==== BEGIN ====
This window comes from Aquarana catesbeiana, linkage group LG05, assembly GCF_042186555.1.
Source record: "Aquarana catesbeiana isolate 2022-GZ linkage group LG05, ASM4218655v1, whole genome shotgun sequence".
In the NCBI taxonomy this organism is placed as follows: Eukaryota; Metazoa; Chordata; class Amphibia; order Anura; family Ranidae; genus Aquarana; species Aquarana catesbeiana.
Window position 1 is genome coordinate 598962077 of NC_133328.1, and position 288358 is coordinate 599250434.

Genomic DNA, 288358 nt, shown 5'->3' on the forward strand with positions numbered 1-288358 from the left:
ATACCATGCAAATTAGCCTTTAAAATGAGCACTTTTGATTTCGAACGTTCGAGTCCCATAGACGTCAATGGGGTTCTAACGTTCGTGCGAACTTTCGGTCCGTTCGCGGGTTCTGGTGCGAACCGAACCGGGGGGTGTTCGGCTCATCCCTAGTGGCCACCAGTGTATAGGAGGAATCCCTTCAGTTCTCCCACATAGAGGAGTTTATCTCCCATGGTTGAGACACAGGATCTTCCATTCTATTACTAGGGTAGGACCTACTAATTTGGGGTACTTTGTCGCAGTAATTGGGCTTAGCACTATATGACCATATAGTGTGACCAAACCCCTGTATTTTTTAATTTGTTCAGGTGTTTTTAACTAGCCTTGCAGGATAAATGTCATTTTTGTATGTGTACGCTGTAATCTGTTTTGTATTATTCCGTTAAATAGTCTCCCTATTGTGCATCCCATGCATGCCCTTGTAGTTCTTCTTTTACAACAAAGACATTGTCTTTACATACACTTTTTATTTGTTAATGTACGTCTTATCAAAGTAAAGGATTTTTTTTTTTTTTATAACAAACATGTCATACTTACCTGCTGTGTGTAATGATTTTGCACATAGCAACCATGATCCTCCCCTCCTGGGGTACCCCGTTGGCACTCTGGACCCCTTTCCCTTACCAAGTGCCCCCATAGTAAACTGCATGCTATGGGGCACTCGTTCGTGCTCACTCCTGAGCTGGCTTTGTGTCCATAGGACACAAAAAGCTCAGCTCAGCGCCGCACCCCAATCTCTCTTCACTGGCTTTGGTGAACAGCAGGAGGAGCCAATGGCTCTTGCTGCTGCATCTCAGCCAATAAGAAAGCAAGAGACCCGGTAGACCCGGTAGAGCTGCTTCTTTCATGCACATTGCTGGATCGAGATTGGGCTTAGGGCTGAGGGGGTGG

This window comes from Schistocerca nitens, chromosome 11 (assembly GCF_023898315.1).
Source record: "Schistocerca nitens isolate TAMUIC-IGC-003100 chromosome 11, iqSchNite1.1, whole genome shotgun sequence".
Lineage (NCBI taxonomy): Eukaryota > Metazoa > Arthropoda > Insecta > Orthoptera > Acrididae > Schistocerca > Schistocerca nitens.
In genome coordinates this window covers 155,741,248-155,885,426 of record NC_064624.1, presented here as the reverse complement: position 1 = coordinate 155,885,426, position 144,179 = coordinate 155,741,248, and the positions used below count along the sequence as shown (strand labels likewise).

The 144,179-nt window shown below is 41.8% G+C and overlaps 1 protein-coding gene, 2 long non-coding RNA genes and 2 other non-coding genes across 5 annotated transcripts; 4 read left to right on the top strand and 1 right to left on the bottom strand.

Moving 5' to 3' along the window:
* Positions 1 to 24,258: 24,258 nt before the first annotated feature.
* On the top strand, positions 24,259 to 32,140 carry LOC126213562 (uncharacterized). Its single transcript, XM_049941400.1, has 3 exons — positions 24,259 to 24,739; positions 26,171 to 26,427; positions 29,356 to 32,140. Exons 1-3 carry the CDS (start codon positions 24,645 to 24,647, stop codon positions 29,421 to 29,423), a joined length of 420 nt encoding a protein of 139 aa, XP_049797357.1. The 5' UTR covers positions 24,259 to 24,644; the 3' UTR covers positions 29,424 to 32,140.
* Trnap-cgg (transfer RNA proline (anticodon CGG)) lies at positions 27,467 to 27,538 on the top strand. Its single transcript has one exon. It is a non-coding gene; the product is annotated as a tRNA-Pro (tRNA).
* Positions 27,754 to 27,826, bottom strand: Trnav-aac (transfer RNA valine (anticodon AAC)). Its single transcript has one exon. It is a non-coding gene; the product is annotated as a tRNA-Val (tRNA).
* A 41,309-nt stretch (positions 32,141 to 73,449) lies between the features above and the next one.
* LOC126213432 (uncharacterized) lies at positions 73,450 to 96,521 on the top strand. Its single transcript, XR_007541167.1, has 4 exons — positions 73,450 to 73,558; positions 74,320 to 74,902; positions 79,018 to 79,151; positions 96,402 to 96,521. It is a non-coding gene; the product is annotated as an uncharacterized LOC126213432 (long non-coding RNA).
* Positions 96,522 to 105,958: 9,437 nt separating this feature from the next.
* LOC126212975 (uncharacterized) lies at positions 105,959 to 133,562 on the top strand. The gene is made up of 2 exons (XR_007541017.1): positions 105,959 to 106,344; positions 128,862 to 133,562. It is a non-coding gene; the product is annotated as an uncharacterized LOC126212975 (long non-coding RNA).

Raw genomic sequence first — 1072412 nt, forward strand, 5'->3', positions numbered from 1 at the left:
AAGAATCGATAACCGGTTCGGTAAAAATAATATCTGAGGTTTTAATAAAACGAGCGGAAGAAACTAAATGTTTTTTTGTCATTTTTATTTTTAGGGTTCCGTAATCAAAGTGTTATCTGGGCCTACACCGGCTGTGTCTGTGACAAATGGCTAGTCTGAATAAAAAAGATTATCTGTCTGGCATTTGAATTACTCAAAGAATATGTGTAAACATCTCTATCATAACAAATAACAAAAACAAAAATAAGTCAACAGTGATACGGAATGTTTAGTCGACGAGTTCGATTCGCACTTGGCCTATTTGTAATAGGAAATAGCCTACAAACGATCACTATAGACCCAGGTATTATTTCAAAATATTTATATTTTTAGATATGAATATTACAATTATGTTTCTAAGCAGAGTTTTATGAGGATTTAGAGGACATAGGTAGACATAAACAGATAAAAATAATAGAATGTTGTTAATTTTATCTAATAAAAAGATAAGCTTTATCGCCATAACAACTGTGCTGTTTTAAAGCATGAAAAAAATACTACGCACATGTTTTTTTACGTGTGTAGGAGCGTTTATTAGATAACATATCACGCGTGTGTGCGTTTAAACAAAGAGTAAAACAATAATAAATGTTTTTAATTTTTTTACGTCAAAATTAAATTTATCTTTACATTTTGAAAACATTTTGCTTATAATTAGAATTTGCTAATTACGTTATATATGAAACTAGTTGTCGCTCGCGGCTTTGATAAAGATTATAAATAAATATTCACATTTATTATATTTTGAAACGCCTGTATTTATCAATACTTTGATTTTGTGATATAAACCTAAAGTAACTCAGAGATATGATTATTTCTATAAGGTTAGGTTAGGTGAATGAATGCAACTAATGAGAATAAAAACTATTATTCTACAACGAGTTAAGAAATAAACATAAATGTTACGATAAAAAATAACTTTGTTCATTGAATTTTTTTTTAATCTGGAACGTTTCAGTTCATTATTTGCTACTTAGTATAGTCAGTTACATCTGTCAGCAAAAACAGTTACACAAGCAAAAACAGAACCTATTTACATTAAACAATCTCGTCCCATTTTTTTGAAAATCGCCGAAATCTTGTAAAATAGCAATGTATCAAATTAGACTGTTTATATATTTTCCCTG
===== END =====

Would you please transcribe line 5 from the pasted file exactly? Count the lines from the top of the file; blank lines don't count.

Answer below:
Genomic DNA, 288358 nt, shown 5'->3' on the forward strand with positions numbered 1-288358 from the left: